My friends convinced me to give it a shot. They know my journey. They believe in the work God is doing in and around me. These women are some of the "Mordecais" in my life. Remember him? In the story of Queen Esther, he is her cousin who was really more of a father figure in her life. When she is taken into the King's harem, Mordecai keeps his eye on Esther. And he keeps his ears open to the sinister plot developing from inside the palace to destroy the Jewish people (which included Esther and Mordecai.)
Esther may be able to do something. But it is risky. She could lose her life in the process of trying to save her people. In some of the most beloved words of the Old Testament we read this charge to Esther:
"For if you remain silent at this time, relief and deliverance for the Jews will arise from another place, but you and your father's family will perish. And who knows but that you have come to your royal position for such a time as this?" (Esther 4:14)
We love these words filled with inspiration and courage. These words have been the theme of women's conferences, have graced the covers of books, have been written into song lyrics and sermons.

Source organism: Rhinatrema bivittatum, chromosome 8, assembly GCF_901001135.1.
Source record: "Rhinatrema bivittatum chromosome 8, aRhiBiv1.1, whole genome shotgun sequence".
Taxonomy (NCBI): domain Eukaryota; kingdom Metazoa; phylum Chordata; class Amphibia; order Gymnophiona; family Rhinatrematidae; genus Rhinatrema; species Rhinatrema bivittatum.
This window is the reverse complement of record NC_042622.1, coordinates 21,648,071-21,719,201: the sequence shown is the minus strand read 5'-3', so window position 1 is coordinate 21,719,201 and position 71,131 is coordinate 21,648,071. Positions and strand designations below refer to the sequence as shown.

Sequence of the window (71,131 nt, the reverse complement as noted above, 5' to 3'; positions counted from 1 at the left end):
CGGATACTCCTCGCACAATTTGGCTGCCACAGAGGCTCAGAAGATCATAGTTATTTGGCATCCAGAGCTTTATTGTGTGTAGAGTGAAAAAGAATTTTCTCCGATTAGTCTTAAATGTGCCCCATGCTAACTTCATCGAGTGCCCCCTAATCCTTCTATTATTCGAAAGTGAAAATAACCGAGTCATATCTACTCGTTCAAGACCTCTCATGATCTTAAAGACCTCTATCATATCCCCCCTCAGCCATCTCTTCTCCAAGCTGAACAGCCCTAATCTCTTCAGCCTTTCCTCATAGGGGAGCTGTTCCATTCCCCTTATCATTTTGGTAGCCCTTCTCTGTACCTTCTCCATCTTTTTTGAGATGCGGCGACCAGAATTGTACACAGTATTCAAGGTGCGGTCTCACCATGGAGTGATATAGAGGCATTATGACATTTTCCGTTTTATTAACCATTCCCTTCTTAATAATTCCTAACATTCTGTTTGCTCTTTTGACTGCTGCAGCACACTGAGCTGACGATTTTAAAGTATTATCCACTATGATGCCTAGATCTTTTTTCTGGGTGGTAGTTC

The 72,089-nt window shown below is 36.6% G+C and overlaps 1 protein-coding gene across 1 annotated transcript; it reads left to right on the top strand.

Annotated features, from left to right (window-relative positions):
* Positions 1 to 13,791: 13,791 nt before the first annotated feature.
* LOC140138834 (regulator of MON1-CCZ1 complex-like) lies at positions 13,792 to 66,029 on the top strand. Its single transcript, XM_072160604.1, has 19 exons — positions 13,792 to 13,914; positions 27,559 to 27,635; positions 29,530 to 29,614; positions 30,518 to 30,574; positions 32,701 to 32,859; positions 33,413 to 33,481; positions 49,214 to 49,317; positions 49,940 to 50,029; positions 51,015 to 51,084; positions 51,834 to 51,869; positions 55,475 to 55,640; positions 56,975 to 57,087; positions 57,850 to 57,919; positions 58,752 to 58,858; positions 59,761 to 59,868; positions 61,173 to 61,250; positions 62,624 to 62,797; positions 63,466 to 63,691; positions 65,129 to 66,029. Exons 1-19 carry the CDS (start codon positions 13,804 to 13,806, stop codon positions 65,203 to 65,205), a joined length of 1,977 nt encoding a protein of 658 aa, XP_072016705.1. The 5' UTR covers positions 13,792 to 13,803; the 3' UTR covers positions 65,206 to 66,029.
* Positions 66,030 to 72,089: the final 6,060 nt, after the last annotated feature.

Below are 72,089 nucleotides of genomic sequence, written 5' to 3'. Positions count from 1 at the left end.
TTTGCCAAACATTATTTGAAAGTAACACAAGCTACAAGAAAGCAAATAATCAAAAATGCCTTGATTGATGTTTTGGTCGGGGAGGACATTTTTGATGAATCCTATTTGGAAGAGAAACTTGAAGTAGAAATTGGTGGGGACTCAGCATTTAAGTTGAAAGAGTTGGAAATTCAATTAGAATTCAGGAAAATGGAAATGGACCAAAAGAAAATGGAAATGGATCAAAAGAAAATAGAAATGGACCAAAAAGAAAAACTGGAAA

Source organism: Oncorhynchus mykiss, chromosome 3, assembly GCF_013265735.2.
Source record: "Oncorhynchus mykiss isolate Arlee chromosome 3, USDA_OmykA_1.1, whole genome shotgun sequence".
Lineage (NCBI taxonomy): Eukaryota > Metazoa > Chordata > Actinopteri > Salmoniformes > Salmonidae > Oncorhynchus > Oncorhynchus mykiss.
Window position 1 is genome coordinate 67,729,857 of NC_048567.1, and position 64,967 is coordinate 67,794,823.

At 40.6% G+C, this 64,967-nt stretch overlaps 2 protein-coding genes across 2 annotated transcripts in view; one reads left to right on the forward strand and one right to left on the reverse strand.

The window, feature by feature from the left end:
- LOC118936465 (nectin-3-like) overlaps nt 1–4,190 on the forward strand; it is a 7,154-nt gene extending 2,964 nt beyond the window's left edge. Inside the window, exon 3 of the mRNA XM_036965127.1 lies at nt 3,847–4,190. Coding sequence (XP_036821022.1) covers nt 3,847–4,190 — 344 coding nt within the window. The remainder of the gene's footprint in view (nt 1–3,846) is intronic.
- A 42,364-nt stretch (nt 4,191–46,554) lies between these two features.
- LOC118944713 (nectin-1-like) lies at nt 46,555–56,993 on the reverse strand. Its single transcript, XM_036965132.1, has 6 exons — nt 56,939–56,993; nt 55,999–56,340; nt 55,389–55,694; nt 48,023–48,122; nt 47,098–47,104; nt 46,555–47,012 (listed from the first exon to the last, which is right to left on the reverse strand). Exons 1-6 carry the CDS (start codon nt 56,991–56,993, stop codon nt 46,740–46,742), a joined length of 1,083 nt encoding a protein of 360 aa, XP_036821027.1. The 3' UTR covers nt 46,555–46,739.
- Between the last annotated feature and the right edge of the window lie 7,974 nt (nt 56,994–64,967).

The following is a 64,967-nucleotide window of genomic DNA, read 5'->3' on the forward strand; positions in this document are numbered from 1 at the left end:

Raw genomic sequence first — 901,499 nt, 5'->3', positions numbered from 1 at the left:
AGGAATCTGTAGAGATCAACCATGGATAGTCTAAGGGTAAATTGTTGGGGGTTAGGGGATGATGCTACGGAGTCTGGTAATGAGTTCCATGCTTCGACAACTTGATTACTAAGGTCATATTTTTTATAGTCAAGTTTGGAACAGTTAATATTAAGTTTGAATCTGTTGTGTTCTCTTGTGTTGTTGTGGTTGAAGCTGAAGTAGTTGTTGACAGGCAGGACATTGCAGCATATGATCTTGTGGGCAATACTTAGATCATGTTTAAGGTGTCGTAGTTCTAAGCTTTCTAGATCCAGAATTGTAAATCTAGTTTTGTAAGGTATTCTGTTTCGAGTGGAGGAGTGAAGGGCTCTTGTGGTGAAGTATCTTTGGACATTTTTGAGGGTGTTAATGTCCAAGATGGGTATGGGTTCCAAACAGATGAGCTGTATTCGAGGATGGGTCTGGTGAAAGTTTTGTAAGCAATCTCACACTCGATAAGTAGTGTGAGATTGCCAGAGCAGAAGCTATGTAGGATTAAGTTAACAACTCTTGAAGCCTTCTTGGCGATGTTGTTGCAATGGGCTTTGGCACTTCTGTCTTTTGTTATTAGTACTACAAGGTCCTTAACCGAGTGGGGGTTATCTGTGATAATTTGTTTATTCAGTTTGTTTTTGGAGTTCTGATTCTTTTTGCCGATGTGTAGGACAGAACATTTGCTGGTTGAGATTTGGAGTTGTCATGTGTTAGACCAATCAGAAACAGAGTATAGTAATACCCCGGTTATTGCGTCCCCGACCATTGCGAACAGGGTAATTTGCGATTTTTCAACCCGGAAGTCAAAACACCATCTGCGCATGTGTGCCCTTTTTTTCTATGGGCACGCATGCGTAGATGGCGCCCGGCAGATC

Who knows whether everything that has happened to you in your life, the good and the bad, the blessing and the suffering, has led up to this divinely-inspired moment, when God may do something beyond what you could ever imagine?
We so love this verse, but have we considered who said these words? It wasn't Esther; it was Mordecai, her watchful, wise, faith-filled cousin. He challenges Esther to see beyond her life in the palace. He encourages her - which literally means "to fill with courage" - to consider the possibility that God may be up to something. That maybe He has been working His plan in all of the circumstances leading up to this moment, and maybe He wanted to use Esther the queen to save her people.
Now to be clear, few of us will ever impact a nation of people the way Esther did. Mordecai's words held immeasurable influence over Esther's life, and her brave actions changed the course of history for the Jewish people. And, I am certainly not comparing myself, my influence, or my platform to Esther's in any way. But I believe that we can, in big and small ways, be Mordecai to the people God has put in our lives.